“Every regulator in the country is focused on the troubled history and uncertain future of long-term care insurance,” Merced said in the statement. “As the lead regulatory in determining how this transaction impacts long-term care policyholders, Delaware will continue to scrutinize this carefully to assure that those policyholders are best protected.”


Insurance agents who have sold LTCI products and other products from Genworth have been following news of the proposed transaction the way they would follow news of a close relative undergoing open heart surgery.

They see the Genworth’s recovery as important to the fate of the U.S. market for stand-alone LTCI coverage. Many longtime LTCI agents see stand-alone LTCI as the most efficient way to protect individuals and their families against the risk that people will need many years of long-term care services.

State insurance regulators and rating agencies have viewed Genworth’s efforts to stabilize its operations with skepticism. In November, for example, Fitch Ratings downgraded its insurer financial strength rating on two key Genworth operating units, Genworth Life Insurance Company (GLIC) and Genworth Life Insurance Company of New York (GLICNY), to B-, from a B+.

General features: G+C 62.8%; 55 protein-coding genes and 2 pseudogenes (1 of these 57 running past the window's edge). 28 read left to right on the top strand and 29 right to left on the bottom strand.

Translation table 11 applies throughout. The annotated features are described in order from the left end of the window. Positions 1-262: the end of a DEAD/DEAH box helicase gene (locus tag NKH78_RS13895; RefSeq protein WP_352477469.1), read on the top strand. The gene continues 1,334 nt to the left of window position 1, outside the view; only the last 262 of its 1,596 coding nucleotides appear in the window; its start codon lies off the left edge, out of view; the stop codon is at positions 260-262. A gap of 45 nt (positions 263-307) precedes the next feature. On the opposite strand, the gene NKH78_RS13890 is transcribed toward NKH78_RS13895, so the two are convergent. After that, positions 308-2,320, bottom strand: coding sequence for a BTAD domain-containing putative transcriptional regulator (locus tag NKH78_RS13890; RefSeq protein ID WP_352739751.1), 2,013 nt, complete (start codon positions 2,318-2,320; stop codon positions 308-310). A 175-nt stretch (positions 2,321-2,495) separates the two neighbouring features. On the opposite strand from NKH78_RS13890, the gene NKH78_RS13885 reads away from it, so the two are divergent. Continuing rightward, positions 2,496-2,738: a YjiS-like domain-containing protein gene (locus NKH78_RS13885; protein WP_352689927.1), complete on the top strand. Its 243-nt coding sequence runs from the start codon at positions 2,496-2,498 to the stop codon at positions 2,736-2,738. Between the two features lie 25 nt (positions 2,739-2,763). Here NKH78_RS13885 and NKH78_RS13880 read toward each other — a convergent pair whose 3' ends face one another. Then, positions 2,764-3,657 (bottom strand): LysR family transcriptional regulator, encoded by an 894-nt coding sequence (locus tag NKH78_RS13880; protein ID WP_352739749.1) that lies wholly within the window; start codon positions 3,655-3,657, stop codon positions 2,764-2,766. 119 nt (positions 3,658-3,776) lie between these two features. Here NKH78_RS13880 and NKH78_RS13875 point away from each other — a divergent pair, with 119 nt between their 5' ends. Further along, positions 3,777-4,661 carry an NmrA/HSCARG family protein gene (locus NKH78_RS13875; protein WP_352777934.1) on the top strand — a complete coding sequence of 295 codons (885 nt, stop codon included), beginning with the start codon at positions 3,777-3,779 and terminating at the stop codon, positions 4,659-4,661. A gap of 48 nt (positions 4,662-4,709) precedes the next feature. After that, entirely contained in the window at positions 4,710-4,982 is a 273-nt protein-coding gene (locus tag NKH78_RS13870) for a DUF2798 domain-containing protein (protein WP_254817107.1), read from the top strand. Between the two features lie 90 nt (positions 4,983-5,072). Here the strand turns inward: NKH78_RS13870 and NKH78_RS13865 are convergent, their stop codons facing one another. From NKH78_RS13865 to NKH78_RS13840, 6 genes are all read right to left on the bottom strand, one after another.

Fitch noted that Genworth executives are now emphasizing that GLIC and GLICNY will have to pay its own way going forward, with a $175 million cash injection but no other capital contributions from Genworth or China Oceanwide.

Fitch said it cut the ratings of GLIC and GLICNY because of the insurers’ weak business profile.

“Genworth no longer writes new life and annuity business,” Fitch said. “GLIC and GLICNY continue to write LTC in most states. However, the volume of new business written has declined steeply.”

GLIC and GLICNY have written most of Genworth’s LTCI business, and “Fitch views [LTCI as] one of the most risky products sold by U.S. life insurers due to above-average underwriting and pricing risk, high reserve and capital requirements and exposure to interest rate volatility,” Fitch said.

Genworth has tried to strengthen its LTCI reserves, but “there remains considerable uncertainty regarding ultimate claims costs and the ability of the company to achieve future premium rate increases on legacy in-force business,” Fitch said.

Fitch also said that it is unsure whether it will get enough information about China Oceanwide to continue to assign a rating to GLIC and GLICNY.